07/05/2012 12:56PM

For Rachel Alexandra, motherhood brings out sweeter side

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Barbara D. Livingston
Rachel Alexandra grazes with her foal, by Curlin, in the background.

By the time the fireflies came out, I had decided this was one of the most magical nights of my life. It was June 20, the evening of the summer solstice. When I arrived at Stonestreet Farm in Lexington, Ky., a couple of hours earlier, an entrancing scene greeted me – the golden sunlight of late afternoon, a deep-blue sky, pastel-toned clouds.

It got only better, because I had come to photograph Rachel Alexandra and her foal. Rachel captured my heart – and probably your heart, too – three years ago when she beat boys in the Preakness and then older males in a rock-the-house Woodward. She had a tough attitude back then, and it’s safe to say she didn’t suffer fools lightly – fascinating, but no cuddly toy.

At Stonestreet, I was in for quite a surprise. Rachel the mother has turned downright sweet.
She shares a 10-acre field with the stakes winner Hot Dixie Chick and Silky Serenade and their foals. Rachel and Dixie have been pasture mates and close buddies since soon after their retirements.

Amy Kearns, a free-spirited, perceptive woman who served as a bodyguard at the track first for Curlin and then for Rachel, is now in charge of the farm’s digital media. She observed Rachel and Dixie during their racing days and now visits them daily.

“It’s like they flipped,” Kearns said of the two mares’ personalities. “Rachel was incredibly fierce and competitive and intimidating at the track, and Dixie was so laid back. Now, Dixie, as the mom, is so much more protective, and Rachel is just warm and fuzzy and as patient with her colt as can be.

“The other part of Rachel is still there, but I think it’s that transformation that makes it all the more poignant.”

As Kearns and I stood in the field, Rachel grazed, and her foal, nicknamed Taco, latched onto Kearns’s long skirt and started munching. Dixie’s foal, nicknamed Chili (real name: Union Jackson) watched, his thick chestnut tail swishing.

Taco and Chili? Well, you see . . . the farm held a foal-naming contest for Rachel’s baby, and 6,521 names were submitted. Stonestreet has not yet announced the winner, but one suggestion – Wild Taco – was so amusing it took root with the farm crew. They started calling the foal Taco. And Chili? Simple. It goes with tacos. So there you go.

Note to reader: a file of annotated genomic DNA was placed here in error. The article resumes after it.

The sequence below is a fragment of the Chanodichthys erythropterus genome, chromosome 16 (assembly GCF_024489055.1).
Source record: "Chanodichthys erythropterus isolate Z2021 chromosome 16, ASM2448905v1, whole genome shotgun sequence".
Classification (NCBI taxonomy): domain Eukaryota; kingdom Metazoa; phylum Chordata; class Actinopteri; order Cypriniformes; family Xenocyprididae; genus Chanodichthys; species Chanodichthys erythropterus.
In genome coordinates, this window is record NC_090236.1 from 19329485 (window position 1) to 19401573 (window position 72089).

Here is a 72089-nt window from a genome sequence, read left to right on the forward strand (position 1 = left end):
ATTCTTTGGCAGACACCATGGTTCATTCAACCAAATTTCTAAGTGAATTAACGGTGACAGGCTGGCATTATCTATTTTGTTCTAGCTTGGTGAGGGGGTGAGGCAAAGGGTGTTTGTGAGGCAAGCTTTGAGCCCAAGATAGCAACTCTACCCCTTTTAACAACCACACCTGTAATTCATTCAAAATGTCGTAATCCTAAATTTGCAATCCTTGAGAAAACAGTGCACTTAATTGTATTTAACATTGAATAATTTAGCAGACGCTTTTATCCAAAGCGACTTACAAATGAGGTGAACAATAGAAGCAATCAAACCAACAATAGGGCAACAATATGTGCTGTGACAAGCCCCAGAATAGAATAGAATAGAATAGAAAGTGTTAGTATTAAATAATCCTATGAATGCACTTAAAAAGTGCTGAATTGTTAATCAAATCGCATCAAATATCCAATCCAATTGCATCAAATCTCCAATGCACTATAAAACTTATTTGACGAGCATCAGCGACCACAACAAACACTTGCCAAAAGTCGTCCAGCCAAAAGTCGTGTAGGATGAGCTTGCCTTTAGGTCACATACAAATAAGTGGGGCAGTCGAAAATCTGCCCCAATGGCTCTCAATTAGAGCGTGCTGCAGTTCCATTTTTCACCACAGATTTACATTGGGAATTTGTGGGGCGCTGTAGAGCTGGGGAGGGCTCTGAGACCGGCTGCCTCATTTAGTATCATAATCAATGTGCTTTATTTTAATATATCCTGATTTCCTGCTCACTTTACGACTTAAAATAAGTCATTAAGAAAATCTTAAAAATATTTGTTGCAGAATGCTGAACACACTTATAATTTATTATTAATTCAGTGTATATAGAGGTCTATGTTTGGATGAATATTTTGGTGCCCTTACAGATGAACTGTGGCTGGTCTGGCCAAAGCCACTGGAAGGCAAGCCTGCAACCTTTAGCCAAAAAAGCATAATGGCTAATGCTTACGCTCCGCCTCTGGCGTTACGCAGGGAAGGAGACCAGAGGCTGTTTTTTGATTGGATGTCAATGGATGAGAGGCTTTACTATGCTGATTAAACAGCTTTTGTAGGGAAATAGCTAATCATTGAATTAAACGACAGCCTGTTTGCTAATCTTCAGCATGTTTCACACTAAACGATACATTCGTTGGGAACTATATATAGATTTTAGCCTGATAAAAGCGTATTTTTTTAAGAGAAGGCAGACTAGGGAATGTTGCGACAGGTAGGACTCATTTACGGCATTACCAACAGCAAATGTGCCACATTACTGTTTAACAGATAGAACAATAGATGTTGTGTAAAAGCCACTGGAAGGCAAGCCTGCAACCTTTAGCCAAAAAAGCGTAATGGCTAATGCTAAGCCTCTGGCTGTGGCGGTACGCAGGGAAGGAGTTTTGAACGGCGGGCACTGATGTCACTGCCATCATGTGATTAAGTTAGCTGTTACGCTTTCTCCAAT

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Chili, a powerfully built chestnut son of Curlin born Feb. 7, resembles his Horse of the Year sire. But Rachel’s colt – also by Curlin, born Jan. 22 – favors his Horse of the Year mother. Some red patches of baby fuzz still cling to Taco’s deep-bay coat, but Rachel shines through in his build, color, star, two stockings, and white-traced eyes.

On this hot evening, Taco and Chili, their coats damp with sweat, were low key. Every so often one moseyed up to the other and started pushing or playing that classic old “grab the halter in the teeth” game. Silky Serenade’s colt by Eskendereya occasionally joined the fun. Mostly, though, the foals grazed or wandered, with occasional trips to their milk-station mothers.

Even though I had looked forward to this visit ever since Rachel had given birth, the sight of Taco, proud and self-confident, was more powerful than I had imagined. Jess Jackson wanted to own top horses, so he bought Curlin and Rachel, and after they captured racing’s highest honor, he paired them in the breeding shed. Jackson did not live long enough to see the results – this handsome colt, a living testament.

For much of the evening I tried to photograph what I considered the perfect portrait of Rachel. It eluded me until, suddenly, I realized: My portraits of Rachel the racehorse – head up, nostrils flared, eyes keenly interested – were a thing of the past. Photos now should reflect Rachel the mother – gentle eye, quiet manner, grass at the edges of her mouth . . . at peace.

Although it was the solstice – the day with the most daylight hours – the sun eventually dipped behind trees. The last red-gold sunlight faded from the horses’ coats.

As we watched the sun slip away – at 9:01, according to my camera – the broodmares and their foals sauntered away across the expansive field. The sky and clouds turned even richer shades of blue, purple, and orange. Fireflies appeared like tiny beacons. Crickets chirped. It grew darker until, through the gloaming, the mares and foals became ghostly figures.

All of a sudden, I heard the sound of hoofbeats. Up the field came the mares and foals, and leading the pack at a joyful pace, her silhouetted tail on high, was Rachel. They had seen the groom, barely visible, who had come into the field. He quietly snapped a lead-shank onto Rachel’s halter. As her pasture mates milled around, he led Rachel and her Taco inside for the night.